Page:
BuzzFeed’s First Earnings Report Follows Chilling of SPAC Digital Media Deals
BuzzFeed’s public listing continues to be a cautionary tale for digital media startups seeking new funding and looking to go public.
Why is it important: The public market potential for newspaper companies looked strong in 2020, but the market has since cooled. Today, investor pressure prompted dramatic cuts to the Pulitzer Prize-winning news division of BuzzFeed.
Driving the news: BuzzFeed’s first earnings report fell far short of what it promised SPAC investors. The company posted $398 million in revenue and $26 million in profit for 2021, well below the $521 million in revenue and $57 million in profit it originally forecast.
- CEO Jonah Peretti announced the voluntary departures and buyouts of executives for his news division because he no longer plans to subsidize the unprofitable business with money from other departments.
- The Guardian reported in May 2020, amid BuzzFeed’s earlier layoffs, that Peretti said he was “investing heavily” in news. He estimated losing $10 million in 2020 and $6 million in 2021.
- But several major shareholders had since urged Peretti to shut down the news division, CNBC reported Tuesday.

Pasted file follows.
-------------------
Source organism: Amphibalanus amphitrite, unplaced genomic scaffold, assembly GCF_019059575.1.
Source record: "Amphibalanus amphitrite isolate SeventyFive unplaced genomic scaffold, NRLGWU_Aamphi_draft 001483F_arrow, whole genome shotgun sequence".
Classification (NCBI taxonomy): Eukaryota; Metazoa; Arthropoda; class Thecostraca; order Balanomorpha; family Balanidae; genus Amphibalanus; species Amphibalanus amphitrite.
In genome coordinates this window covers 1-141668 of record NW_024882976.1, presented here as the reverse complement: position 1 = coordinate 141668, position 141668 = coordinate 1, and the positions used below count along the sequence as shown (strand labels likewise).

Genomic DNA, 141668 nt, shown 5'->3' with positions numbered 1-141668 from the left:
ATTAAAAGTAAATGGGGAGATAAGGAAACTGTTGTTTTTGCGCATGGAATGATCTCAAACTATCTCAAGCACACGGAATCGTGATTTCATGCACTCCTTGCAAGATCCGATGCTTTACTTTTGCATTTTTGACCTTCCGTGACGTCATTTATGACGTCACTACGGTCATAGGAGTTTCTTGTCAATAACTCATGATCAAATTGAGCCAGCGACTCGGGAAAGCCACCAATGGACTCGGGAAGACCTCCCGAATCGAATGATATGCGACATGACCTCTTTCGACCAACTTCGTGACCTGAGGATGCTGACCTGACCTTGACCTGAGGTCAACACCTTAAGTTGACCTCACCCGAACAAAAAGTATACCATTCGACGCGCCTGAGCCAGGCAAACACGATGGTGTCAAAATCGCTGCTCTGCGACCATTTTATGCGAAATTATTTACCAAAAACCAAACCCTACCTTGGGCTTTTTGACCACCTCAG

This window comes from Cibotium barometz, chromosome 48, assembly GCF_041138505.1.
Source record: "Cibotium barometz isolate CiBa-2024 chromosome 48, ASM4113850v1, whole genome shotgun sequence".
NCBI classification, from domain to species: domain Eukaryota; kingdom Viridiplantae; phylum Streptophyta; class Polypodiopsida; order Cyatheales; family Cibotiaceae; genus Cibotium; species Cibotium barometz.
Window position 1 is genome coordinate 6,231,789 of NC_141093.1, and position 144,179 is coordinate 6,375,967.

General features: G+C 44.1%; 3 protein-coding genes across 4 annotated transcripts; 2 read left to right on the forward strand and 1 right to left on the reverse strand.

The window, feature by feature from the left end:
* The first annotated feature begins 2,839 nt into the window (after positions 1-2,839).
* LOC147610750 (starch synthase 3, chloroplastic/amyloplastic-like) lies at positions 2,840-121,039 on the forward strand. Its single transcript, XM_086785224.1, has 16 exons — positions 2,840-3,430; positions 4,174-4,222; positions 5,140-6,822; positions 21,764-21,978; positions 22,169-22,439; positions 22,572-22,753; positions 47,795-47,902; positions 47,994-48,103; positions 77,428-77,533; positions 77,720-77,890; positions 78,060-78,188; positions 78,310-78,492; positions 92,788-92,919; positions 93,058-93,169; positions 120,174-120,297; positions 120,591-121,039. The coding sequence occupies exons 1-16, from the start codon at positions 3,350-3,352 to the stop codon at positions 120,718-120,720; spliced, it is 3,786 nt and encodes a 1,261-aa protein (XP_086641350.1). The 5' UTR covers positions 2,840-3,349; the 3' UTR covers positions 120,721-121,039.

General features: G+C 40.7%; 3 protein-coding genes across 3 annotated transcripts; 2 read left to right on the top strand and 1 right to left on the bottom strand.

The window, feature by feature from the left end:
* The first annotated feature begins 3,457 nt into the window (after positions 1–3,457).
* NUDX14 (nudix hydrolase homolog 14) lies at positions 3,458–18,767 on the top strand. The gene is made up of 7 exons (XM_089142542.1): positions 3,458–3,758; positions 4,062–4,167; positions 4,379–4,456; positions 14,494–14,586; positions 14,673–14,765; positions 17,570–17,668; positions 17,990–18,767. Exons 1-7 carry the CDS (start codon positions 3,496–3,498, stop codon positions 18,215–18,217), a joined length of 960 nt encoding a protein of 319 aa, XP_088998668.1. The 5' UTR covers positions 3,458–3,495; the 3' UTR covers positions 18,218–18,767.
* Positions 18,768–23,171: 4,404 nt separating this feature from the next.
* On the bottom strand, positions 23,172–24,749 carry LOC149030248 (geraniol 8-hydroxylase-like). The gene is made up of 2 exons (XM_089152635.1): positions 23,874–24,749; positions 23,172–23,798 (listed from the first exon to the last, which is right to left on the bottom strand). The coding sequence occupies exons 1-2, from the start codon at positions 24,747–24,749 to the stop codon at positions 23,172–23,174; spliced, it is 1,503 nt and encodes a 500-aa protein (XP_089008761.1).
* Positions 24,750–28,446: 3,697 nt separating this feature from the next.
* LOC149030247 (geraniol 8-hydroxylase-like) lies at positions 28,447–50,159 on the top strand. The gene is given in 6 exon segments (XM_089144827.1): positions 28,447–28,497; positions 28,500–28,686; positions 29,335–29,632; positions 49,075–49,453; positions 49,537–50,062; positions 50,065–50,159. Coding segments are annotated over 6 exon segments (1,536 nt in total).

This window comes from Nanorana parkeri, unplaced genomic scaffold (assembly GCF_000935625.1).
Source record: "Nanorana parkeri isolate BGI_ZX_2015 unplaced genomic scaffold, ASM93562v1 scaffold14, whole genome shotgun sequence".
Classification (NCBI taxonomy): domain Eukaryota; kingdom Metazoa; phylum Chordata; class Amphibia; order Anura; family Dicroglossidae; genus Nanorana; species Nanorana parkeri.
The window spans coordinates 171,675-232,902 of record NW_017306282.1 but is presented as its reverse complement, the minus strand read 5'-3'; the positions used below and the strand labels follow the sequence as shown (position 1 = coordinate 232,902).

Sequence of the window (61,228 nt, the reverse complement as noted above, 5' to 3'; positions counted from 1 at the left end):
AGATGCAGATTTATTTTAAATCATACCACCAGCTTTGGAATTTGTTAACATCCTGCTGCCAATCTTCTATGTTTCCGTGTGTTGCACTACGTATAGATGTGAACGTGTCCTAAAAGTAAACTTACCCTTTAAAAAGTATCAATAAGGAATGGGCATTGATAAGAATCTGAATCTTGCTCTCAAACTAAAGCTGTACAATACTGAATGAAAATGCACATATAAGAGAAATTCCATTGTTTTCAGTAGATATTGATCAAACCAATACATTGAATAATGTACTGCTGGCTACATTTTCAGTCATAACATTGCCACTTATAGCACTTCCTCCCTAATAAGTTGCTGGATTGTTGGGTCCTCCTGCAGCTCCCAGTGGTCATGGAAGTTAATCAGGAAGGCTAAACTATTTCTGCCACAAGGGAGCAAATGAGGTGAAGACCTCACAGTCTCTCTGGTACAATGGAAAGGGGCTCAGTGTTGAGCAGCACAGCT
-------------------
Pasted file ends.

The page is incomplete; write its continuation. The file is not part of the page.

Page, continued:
- During Tuesday’s conference call, Peretti also announced layoffs for 1.7% of BuzzFeed’s total workforce — or about 25 jobs — affecting BuzzFeed Video and Complex’s editorial team.
State of play: Digital media companies considering SPAC deals had watched BuzzFeed’s stock market debut, as Axios’ Sara Fischer wrote in November. Most of them have since delayed any plans.
- BDG suspended its plans, founder and CEO Bryan Goldberg told Axios last month.
- Vox media is focused on growing as a private company, sources also told Axios last month.
- Nine Media Group formed a SPAC last year, but has yet to introduce a public company with it. Vox Media has since acquired Group Nine, and SPAC has until January 2023 to act.
- vice media raised more private funds after months of SPAC talks.
- Forbes is still planning its SPAC merger, however, and is days away from its deadline.
Yes, but: Some media entrepreneurs still see it as an opportunity. Ben Smith, who built BuzzFeed’s newsroom in 2012 as the first EIC and left for The New York Times in 2020, is raising money for his new media startup, Semafor. Other news organizations have gone the non-profit route.
The bottom line: Media owners’ fears about the public market — especially when it’s as volatile as 2022 — impacting their business decisions have proven true.